Security rolls in, carts don't roll off

Stores: Electronic containment systems help keep shopping carts from getting beyond the parking lot.

May 13, 2002|By Gus G. Sentementes | Gus G. Sentementes,SUN STAFF

Sylvia Kiwakowski has noticed something different about her neighborhood: no more abandoned shopping carts.

"You used to see the kids taking them and using them for everything," the 72-year-old Canton resident said after shopping at the Safeway on Boston Street last week. "I don't see them around anymore."

Thanks to electronic technology, Safeway Inc. and other retailers are doing a better job of keeping shopping carts in their parking lots. But it isn't just about alleviating a common neighborhood eyesore - it's also about protecting an investment. One shopping cart costs $80 to $125, and supermarkets typically keep around 200 at a store.

By some industry estimates, cart losses hit retailers worldwide with several hundred million dollars in losses every year in replacement costs or from having to send employees out to round up carts.

The Canton Safeway sent employees to neighborhoods to fetch carts before it installed a containment system that acts as an electronic fence for carts. The grocer also installed the system at other city stores and at Anne Arundel, Baltimore and Howard County stores, a spokesman said. About 20 Safeway stores in the mid-Atlantic region use them, he said.

It works like this: A base unit inside the store transmits a radio signal along a buried wire on the parking lot's perimeter. When a shopping cart crosses over the underground wire - denoted by a yellow line around the parking lot - a hard plastic shell slams down over a wheel and immobilizes the cart.

A handheld battery-powered device about the size of TV remote control sends a signal that frees the wheel.

Made by Carttronics LLC of San Diego, a system installed at an average supermarket costs $18,000 to $20,000, depending on the number of carts at a store and the size of the parking lot. The company has installed the system at 750 stores for 120 clients, ranging from supermarket chains to retailers such as Wal-Mart Stores Inc. and Home Depot Inc., Carttronics President Art Salyer said.

Cost savings are a big incentive to install the system, but maintaining good community relations is also high on the list, Salyer said.

The technology has also attracted international interest. One-fifth of Carttronics' business is in Europe, and the rest is in the United States and Canada, he said.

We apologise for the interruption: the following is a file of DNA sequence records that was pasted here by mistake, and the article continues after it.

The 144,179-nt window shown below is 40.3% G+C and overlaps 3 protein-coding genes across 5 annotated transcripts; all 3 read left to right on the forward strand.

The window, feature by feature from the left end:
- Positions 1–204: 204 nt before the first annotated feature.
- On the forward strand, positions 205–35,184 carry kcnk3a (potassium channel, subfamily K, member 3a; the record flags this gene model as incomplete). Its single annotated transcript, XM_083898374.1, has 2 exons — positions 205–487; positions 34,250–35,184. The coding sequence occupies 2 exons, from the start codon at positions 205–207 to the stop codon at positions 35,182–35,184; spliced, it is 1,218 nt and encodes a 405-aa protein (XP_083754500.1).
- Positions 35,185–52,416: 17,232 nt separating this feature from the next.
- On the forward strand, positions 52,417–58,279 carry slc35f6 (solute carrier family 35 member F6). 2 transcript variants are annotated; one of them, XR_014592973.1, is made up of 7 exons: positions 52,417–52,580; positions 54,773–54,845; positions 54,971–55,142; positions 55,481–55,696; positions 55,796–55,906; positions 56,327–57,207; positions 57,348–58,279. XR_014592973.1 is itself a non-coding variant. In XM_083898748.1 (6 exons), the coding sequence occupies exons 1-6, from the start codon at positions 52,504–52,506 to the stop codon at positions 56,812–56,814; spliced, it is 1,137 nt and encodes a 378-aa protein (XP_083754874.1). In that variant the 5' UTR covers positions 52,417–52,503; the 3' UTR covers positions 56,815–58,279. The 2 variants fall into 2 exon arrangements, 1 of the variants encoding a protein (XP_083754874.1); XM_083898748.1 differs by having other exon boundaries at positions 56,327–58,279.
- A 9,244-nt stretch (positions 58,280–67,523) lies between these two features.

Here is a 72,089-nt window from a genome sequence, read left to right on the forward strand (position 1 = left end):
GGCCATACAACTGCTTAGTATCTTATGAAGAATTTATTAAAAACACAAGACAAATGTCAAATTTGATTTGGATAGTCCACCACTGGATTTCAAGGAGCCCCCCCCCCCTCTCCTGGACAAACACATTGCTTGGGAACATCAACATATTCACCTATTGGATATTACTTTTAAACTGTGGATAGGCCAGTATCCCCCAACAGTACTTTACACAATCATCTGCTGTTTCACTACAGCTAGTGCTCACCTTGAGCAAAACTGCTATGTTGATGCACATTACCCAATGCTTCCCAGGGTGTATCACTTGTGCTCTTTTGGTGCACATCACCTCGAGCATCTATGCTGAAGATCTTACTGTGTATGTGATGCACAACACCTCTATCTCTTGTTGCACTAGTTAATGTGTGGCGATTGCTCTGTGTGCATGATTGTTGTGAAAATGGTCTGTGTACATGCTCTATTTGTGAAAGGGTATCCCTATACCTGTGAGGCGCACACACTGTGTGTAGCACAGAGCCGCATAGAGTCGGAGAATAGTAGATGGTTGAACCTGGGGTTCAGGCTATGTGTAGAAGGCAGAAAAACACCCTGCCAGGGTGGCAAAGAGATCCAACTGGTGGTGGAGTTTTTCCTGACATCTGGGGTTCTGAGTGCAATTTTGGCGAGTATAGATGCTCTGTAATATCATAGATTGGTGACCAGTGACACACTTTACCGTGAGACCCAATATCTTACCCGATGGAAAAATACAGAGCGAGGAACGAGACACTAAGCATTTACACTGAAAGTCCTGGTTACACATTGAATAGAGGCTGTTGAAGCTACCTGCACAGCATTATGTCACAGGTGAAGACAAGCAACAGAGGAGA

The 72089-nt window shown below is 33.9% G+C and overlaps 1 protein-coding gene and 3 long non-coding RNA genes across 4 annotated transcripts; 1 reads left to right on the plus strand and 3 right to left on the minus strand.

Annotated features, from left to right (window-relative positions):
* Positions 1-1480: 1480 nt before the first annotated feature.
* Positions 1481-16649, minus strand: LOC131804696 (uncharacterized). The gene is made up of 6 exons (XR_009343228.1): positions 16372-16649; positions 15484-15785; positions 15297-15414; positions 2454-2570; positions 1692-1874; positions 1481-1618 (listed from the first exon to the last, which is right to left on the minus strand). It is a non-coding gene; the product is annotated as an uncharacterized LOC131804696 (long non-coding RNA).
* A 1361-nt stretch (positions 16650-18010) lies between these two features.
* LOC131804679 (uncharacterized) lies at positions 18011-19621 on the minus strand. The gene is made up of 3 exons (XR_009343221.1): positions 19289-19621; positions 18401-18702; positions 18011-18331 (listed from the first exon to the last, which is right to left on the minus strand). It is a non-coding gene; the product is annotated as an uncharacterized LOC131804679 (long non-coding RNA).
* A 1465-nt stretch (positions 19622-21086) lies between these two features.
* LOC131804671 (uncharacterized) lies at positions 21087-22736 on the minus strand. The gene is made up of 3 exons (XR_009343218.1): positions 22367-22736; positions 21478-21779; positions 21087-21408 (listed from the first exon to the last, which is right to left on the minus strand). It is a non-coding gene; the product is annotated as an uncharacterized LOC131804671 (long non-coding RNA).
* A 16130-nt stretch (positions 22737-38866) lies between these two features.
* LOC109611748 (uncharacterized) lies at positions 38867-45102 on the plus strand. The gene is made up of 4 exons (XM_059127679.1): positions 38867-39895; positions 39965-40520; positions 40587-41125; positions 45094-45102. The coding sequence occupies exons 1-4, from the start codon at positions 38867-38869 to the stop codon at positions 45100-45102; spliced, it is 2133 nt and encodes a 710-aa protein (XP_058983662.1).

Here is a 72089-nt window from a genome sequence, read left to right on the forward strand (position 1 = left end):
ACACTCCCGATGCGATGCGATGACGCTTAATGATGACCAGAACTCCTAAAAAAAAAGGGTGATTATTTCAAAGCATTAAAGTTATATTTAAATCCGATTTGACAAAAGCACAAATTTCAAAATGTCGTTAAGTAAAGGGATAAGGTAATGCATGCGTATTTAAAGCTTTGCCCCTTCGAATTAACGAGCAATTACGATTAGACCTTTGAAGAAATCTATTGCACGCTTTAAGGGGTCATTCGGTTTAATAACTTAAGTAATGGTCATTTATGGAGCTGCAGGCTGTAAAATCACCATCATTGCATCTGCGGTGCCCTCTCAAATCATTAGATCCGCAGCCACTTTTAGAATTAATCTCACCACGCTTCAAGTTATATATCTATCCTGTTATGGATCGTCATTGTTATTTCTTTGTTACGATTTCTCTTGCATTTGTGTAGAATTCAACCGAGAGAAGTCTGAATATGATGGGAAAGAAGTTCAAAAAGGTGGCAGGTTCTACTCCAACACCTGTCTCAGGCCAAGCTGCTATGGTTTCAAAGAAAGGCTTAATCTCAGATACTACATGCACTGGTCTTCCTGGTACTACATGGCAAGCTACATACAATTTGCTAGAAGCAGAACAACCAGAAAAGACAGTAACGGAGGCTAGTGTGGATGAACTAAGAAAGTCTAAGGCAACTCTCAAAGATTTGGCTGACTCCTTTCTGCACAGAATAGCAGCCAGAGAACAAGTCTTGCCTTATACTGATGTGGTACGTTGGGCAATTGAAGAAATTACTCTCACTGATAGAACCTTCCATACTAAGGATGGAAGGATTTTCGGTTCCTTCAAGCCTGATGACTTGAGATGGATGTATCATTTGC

Retailers "don't like the image of an abandoned cart with their name on it," Salyer said.

Gatekeeper Systems LLC of Irvine, Calif., makes a similar system used by such companies as Kroger Co., the nation's No. 1 grocer, and discounter Target Corp. Its system ranges in price from $5,000 to $30,000.

The growth in retailers' use of such systems stems partly from communities getting tougher on the problem of abandoned shopping carts. Some have passed ordinances requiring retailers to keep their carts in their lots or face fines.

Before the Safeway store in Canton installed the Carttronics system, losing carts was a chronic problem, store manager Patti Hutchison said. By December 1996 - four months after the store opened - 100 of the store's 300 shopping carts were missing.

"I had to order another 100 carts just to get me through the holidays," Hutchison said.

Since the store installed the security system a year and a half ago, Hutchison said, she has had to replace around 50 carts, mostly because of wear and tear.

A sign at the entrance to the store explains the system to customers. And smaller signs on shopping carts say: "Caution: Cart will stop suddenly if taken beyond yellow line."

"When I leave at night, it always gives me this warm feeling to see these carts stopped at the yellow line," Hutchison said.

Giant Food Inc. is testing the Carttronics system at two Washington stores and two New Jersey stores, said spokesman Barry F. Scher. The Giant on Reisterstown Road had such a problem during the Preakness that it now keeps its carts indoors on that weekend "because a lot of kids will take them and use them to help unload attendees' cars" at Pimlico Race Course, Scher said.

Older people who walk to stores sometimes take carts intending to return them, but they end up being left in apartment complexes or neighborhoods, Scher said.

"We do have significant losses from shopping cart theft," said Scher. "The problem is everywhere, not just in urban areas."

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